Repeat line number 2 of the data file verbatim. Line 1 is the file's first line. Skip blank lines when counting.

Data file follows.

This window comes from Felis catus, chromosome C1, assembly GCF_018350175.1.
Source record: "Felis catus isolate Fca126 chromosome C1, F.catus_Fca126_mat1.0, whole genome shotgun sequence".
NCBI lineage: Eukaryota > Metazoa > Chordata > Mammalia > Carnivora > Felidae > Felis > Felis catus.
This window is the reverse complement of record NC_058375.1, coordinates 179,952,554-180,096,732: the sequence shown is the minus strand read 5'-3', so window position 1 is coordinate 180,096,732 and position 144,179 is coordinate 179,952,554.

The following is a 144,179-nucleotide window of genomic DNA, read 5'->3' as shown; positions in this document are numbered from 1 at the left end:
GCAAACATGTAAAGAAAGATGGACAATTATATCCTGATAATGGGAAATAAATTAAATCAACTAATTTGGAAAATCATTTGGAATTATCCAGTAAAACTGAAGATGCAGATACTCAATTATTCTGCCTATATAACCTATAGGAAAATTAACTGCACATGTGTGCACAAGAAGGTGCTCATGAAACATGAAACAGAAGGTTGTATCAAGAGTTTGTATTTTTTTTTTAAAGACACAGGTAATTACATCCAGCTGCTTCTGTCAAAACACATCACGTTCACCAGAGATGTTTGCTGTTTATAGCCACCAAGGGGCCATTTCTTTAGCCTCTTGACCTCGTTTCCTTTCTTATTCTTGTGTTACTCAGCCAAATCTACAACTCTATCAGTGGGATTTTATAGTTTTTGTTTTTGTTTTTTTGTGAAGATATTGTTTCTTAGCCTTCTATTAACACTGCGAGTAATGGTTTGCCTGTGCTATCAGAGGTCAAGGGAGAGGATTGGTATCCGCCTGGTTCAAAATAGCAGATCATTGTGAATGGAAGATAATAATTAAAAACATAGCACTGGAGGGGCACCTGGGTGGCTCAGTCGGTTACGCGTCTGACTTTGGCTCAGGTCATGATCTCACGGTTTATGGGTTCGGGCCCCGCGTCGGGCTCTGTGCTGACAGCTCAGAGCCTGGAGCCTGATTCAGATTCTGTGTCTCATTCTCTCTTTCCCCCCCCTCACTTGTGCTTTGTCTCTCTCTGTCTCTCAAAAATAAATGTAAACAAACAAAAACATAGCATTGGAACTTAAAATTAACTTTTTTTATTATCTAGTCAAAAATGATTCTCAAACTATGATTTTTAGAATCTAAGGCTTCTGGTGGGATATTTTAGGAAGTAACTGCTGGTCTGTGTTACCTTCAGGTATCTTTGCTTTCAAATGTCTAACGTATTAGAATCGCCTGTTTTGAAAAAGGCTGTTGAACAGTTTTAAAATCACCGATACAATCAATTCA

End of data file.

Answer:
Source record: "Felis catus isolate Fca126 chromosome C1, F.catus_Fca126_mat1.0, whole genome shotgun sequence".